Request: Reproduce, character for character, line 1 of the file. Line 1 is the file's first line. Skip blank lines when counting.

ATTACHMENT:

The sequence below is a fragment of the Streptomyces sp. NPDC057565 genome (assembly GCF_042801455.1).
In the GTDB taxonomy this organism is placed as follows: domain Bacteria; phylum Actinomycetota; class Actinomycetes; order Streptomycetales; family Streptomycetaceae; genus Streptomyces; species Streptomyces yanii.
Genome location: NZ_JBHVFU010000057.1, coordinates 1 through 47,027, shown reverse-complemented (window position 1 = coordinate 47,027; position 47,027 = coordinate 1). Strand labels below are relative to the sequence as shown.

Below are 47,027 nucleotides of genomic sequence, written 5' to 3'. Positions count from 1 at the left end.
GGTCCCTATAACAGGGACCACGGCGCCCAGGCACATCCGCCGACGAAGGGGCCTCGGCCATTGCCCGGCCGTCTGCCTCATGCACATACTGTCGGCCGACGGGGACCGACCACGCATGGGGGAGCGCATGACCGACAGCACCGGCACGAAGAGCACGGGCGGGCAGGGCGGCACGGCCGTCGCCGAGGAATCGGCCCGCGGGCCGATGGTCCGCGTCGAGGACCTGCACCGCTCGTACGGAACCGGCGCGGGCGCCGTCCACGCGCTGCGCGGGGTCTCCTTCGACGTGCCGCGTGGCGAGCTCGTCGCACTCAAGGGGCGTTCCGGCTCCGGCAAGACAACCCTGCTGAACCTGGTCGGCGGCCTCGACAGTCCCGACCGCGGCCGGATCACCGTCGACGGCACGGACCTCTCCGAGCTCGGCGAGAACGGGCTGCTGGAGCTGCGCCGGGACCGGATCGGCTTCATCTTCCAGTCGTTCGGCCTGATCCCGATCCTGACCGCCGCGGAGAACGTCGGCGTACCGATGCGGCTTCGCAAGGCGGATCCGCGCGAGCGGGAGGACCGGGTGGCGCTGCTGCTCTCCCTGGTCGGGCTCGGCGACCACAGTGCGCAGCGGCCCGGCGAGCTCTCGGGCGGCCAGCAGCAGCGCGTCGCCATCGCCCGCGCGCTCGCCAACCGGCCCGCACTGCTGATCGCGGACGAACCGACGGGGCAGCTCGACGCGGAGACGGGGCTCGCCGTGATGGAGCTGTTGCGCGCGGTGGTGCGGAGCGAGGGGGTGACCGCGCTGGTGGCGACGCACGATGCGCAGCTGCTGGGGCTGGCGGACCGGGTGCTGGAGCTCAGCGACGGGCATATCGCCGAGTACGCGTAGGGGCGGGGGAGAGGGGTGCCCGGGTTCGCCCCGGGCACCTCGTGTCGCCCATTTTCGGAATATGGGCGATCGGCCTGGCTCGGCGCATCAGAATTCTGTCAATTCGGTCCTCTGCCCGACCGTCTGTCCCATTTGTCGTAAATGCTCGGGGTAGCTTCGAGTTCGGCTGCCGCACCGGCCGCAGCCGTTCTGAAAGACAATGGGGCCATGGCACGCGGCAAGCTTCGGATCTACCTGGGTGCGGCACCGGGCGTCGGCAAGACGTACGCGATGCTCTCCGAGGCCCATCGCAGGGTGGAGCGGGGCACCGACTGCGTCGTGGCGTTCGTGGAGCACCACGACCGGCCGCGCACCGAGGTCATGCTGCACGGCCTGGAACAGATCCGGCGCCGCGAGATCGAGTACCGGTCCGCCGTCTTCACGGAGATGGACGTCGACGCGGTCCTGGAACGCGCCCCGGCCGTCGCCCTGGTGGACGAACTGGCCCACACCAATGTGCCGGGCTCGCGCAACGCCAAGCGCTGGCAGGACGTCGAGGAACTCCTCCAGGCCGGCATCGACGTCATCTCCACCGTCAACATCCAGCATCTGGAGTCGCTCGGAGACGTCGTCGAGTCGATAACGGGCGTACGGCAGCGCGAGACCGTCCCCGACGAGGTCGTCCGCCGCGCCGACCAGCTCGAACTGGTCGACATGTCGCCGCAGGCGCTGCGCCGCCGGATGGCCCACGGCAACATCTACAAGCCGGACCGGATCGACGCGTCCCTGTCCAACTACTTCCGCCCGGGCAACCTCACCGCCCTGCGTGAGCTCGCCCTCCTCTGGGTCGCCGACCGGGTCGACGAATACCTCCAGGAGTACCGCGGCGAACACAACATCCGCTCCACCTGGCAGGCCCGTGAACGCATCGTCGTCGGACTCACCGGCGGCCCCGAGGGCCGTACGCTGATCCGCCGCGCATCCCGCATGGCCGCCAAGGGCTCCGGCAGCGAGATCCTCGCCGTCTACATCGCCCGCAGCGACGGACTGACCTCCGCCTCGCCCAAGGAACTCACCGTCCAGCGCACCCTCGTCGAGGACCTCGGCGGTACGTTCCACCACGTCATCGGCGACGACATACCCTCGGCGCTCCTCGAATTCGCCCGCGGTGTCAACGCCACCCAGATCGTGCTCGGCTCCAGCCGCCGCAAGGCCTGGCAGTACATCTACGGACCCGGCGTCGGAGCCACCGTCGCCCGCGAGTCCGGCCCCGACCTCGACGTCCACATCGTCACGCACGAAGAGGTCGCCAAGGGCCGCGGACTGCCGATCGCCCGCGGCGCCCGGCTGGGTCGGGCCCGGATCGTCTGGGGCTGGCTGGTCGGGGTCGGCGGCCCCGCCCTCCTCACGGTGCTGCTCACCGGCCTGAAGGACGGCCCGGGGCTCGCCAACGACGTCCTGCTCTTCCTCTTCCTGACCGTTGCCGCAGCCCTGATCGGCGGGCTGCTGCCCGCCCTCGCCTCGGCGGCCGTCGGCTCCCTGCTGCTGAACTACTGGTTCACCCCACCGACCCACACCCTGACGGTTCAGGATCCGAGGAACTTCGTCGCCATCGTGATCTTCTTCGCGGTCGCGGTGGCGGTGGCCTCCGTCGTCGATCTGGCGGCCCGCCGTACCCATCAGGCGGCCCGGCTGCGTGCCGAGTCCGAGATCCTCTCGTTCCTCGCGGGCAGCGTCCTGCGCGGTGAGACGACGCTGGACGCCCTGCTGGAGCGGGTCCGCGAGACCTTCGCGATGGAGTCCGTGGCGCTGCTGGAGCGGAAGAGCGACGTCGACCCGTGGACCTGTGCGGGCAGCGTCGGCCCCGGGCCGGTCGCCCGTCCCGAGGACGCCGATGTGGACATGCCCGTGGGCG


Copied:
The sequence below is a fragment of the Streptomyces sp. NPDC057565 genome (assembly GCF_042801455.1).